On March 7, 2020 Malta registered its first coronavirus case after an Italian 12-year-old girl tested positive. Many braced themselves for the worst, but few could have forecast what would lay in store. A year down the line there have been around 23,000 infections, over 320 deaths, and the number of active cases steadily hovered above 2,500.

This is especially surprising as in the weeks that followed the outbreak, the situation was solidly under control. According to the World Health Organisation between March and July 1, 2020, there had been 669 cases and 9 deaths. These number pale in comparison to the last four months when the rates were staggering: 16,000 cases and more than 250 deaths. On March 4, a new high was set – 362 cases in one day.

The question beckons: Where did it go wrong? While we are no medical experts, it is a fact that at one point government threw caution to the wind. The Deputy Prime Minister’s remark made on June 1, that Malta had won the war against COVID-19 is coming back to haunt him. What followed this strategic shift in government’s position was bewildering, such as the decision to promote Malta as a party destination! It turned out Malta had won the battle not the war. Despite calls from doctors to take a more cautious approach, government continued to convey mixed messages. When the situation was close to becoming desperate bars and clubs were ordered to close. Soon emerged this was a half-baked measure as exceptions were being made, on the pretext that certain establishments were regulated by different licences. Meanwhile, thousands were flocking to Gozo to party between Christmas and New Year, but this time around, unlike what had happened in April, non-essential travel to Gozo was not banned. As if government was in denial it even organised Christmas in City. At one point, authorities tried to persuade the public that keeping schools open was needed to keep numbers down. Eventually, reality started to bite. Despite the launch of the vaccination programme, numbers continued to rise with the weekly moving average exceeding 200 for the first time last week. Once again, government’s decision was not to err on the side of caution. It announced that in March restaurant opening hours would be extended further and perspex shields in home for the elderly would be removed. Once again doctors sounded the alarm bells saying such measures are premature, while warning that hospitals may soon reach breaking point. For the umpteenth time, such concerns were brushed aside, with government blaming the UK variant for the persistent high numbers being registered. It was only when there was a public outcry that government reacted albeit belatedly and in weak fashion by reintroducing some restrictions.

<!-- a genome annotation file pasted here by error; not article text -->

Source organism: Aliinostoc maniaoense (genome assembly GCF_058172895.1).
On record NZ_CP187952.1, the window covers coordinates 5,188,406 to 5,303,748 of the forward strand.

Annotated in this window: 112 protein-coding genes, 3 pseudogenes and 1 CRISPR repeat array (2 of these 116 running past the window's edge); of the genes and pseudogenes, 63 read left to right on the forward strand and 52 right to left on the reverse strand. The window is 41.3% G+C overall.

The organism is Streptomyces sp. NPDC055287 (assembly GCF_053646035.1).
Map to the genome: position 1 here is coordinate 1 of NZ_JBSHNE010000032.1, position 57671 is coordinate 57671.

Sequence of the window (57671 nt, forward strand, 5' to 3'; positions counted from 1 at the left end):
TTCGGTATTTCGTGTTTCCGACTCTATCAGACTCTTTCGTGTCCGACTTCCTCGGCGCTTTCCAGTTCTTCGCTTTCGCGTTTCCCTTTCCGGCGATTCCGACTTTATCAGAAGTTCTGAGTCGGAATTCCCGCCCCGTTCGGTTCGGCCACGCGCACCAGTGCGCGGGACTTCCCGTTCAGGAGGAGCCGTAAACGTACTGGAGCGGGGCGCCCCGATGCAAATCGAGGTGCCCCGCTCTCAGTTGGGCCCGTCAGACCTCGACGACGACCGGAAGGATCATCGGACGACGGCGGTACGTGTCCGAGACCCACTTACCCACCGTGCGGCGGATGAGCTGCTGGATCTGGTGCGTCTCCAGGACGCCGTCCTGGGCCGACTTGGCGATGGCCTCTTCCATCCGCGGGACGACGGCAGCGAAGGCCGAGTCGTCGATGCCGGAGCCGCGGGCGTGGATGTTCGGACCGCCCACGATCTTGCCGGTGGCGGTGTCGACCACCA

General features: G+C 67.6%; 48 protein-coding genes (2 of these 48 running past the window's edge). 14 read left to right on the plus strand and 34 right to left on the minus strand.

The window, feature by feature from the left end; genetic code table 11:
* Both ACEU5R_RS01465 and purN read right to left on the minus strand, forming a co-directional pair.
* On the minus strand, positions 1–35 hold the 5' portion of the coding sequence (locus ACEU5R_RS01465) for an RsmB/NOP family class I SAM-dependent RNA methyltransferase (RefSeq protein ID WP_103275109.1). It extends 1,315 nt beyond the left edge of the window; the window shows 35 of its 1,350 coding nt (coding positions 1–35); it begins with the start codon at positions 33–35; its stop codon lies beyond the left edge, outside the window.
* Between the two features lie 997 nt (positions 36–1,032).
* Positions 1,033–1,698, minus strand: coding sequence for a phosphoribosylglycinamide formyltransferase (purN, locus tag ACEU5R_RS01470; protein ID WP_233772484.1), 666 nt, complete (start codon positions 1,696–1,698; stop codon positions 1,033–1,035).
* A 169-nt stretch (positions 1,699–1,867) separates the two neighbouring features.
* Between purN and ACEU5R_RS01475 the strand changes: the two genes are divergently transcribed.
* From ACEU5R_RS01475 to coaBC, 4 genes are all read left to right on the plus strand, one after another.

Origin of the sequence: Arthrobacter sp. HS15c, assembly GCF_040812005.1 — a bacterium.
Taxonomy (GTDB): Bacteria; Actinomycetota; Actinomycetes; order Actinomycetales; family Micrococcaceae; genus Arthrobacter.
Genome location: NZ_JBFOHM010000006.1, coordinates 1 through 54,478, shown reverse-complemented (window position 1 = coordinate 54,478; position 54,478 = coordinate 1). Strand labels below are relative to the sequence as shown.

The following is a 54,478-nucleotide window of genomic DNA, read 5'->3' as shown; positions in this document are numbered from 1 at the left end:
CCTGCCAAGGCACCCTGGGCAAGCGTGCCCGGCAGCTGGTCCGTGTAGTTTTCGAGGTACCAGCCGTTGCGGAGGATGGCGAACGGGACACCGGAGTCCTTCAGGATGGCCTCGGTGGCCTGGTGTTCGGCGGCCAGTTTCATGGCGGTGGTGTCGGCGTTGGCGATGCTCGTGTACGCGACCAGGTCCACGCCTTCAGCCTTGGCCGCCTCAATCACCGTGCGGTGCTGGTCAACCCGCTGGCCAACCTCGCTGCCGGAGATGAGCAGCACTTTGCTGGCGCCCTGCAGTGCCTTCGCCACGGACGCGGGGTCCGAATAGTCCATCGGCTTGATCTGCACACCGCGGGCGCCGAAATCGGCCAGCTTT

We have been here before and the writing is on the wall. Unless there is political commitment to take matters seriously, this chapter will take much longer to come to an end. It is unconceivable how such populist approach is being taken by a prime minister who has publicly expressed his ambition for Malta to be business as usual by May. Indeed, it is a tale of two realities: one from Castille and one from the deep end of the fight against COVID-19.